I’m gaining knowledge on the ins and outs of grant writing. And despite being remote this semester, I’m getting a behind-the-scenes look at the entire grant process. So far, I’ve created two boilerplate templates for the grants team to pull language from when writing their respective grants; it’s a cheat sheet that makes it easier for the foundation to receive the money it deserves.
My dream job has definitely changed thanks to this internship. I originally wanted to be a playwright (and still do), but now I see the value of working as a grant writer post-grad. Grant writing is essentially storytelling, and I’ve learned to appreciate the power that each grant document holds. To create a nonprofit, I need to know how to finance it, and Foundation Communities is teaching me how to do so. I’m also brushing up on my storytelling skills, which is essential as a writer.
My favorite thing about my internship is that my supervisor gives me the freedom to get what I want out of the experience. I’m learning a lot about communication, time management and meeting deadlines. I’m also learning how to create and maintain connections. Networking is a skill that doesn’t come easily to me, but this role has helped me ease into it.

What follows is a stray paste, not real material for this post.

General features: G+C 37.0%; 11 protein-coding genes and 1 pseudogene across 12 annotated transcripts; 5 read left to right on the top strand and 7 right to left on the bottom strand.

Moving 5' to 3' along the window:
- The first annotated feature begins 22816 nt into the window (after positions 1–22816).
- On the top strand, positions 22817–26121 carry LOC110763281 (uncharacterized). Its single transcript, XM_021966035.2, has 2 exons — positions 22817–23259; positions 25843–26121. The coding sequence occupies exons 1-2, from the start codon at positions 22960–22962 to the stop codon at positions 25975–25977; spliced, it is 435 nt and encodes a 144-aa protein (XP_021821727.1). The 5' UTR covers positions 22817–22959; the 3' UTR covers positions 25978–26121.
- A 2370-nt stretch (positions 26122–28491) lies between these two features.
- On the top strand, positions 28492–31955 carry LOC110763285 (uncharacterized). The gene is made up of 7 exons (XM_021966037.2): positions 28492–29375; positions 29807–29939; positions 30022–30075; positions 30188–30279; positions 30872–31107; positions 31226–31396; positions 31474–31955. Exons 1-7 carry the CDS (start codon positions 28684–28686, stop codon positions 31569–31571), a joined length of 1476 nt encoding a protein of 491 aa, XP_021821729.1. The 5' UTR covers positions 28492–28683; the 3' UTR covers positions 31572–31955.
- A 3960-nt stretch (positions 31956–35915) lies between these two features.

I’m grateful to my professor at St. Edward’s who taught my Grant Writing class. Beth Eakman constantly encouraged me to bring my skillset to an internship at Foundation Communities. Her guidance led me to this experience, and it’s showing me that I’m capable of achieving a lot more than I give myself credit for.
Global Studies and Spanish major, Volunteer Engagement Intern